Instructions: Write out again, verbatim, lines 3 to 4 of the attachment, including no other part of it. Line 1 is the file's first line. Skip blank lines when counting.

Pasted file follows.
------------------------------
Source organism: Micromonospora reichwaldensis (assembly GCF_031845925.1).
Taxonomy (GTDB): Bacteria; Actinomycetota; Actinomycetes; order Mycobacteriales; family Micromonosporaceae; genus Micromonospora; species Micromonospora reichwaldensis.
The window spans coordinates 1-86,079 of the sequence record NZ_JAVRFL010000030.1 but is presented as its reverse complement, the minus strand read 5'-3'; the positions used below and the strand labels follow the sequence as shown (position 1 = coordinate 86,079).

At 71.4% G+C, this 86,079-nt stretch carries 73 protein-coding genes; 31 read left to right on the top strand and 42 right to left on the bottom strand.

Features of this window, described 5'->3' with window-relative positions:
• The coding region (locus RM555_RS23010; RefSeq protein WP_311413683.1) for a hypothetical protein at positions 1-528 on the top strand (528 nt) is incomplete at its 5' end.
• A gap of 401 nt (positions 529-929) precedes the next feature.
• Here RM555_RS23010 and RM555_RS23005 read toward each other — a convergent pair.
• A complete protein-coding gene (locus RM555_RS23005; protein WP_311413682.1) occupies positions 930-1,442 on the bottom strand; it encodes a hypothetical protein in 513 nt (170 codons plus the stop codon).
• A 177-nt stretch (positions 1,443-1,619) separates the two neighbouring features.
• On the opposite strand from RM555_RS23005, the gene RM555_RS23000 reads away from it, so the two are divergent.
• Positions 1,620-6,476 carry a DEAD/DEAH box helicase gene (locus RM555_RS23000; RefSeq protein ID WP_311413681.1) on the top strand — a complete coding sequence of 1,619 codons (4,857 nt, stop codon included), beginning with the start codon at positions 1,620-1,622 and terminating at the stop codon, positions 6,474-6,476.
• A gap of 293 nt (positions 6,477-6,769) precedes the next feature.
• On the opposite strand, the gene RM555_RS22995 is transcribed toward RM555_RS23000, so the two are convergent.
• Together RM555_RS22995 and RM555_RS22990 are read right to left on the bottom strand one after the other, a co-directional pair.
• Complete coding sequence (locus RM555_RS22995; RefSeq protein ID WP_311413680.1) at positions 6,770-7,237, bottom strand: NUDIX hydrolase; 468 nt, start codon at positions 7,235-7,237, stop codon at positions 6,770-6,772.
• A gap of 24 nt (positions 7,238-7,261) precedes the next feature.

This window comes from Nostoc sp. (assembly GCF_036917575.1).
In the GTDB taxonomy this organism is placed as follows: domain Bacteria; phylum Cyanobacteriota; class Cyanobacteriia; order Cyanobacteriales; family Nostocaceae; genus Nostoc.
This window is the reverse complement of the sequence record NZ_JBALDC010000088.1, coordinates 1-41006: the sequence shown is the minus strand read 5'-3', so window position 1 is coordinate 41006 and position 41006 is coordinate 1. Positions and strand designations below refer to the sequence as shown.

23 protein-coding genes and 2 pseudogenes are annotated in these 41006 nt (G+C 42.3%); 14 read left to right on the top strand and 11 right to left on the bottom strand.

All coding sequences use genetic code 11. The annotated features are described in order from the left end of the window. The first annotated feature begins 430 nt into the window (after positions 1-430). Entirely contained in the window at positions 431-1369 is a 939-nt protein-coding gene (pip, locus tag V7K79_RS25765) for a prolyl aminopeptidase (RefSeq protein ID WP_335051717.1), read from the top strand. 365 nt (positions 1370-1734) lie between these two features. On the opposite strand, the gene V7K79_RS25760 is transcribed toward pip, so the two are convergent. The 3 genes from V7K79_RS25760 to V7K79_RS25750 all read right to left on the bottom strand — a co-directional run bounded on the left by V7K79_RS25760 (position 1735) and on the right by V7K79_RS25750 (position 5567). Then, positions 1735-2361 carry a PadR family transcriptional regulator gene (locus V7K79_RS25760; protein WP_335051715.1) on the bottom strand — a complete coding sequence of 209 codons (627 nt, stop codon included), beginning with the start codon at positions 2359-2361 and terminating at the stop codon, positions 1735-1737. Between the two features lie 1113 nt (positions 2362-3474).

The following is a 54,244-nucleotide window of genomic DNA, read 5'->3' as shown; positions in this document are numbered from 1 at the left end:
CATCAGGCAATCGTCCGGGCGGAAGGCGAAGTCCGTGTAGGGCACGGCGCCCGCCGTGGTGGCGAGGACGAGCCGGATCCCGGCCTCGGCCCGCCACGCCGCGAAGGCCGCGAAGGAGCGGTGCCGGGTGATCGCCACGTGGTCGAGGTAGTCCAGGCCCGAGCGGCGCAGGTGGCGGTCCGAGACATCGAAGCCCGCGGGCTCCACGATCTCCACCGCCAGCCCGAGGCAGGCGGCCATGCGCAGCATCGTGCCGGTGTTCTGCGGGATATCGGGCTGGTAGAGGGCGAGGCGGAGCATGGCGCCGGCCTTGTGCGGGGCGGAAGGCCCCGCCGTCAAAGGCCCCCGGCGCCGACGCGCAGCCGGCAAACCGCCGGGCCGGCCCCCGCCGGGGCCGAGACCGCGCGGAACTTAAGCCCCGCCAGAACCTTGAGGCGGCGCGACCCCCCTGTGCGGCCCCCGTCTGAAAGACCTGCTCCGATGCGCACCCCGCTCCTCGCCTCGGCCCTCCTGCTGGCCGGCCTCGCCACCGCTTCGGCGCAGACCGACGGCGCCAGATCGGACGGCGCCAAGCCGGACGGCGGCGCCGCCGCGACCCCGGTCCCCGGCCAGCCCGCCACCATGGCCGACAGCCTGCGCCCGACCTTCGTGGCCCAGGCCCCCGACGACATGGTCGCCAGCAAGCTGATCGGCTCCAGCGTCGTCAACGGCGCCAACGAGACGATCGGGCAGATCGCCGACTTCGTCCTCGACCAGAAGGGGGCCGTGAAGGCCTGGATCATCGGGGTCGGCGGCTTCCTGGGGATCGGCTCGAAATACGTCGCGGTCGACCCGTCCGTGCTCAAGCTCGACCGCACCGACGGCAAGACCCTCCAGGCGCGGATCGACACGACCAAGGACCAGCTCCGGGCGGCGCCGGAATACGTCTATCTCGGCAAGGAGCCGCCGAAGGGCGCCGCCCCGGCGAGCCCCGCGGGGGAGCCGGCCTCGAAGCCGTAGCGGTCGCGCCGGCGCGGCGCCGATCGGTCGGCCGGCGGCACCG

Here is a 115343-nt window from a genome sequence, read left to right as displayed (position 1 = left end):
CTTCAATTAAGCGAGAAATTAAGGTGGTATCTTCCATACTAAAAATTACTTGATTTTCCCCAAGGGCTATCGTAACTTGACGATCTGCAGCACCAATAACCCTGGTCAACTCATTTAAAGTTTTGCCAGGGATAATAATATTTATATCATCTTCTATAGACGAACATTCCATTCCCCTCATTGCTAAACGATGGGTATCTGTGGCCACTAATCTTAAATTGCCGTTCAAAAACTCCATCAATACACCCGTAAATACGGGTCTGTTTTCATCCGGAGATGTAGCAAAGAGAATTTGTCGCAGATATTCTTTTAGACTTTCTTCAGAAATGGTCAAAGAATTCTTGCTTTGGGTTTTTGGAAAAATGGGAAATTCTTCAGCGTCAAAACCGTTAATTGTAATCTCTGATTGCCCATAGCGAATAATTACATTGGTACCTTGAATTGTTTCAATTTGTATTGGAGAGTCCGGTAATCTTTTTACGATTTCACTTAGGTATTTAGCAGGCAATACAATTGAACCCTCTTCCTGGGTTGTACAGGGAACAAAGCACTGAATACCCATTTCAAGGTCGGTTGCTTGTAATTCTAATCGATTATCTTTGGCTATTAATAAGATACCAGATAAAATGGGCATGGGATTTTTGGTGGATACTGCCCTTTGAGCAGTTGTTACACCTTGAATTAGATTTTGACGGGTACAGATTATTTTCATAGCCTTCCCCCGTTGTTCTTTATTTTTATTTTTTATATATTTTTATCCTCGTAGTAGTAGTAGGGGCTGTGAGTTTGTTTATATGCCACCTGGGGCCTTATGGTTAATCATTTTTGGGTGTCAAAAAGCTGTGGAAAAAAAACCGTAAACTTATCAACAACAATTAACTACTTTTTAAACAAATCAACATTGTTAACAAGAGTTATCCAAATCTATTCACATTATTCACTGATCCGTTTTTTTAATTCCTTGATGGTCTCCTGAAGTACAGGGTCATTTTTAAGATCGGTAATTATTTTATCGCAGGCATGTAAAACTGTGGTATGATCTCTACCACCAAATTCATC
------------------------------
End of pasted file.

The window spans coordinates 1-86,079 of the sequence record NZ_JAVRFL010000030.1 but is presented as its reverse complement, the minus strand read 5'-3'; the positions used below and the strand labels follow the sequence as shown (position 1 = coordinate 86,079).

At 71.4% G+C, this 86,079-nt stretch carries 73 protein-coding genes; 31 read left to right on the top strand and 42 right to left on the bottom strand.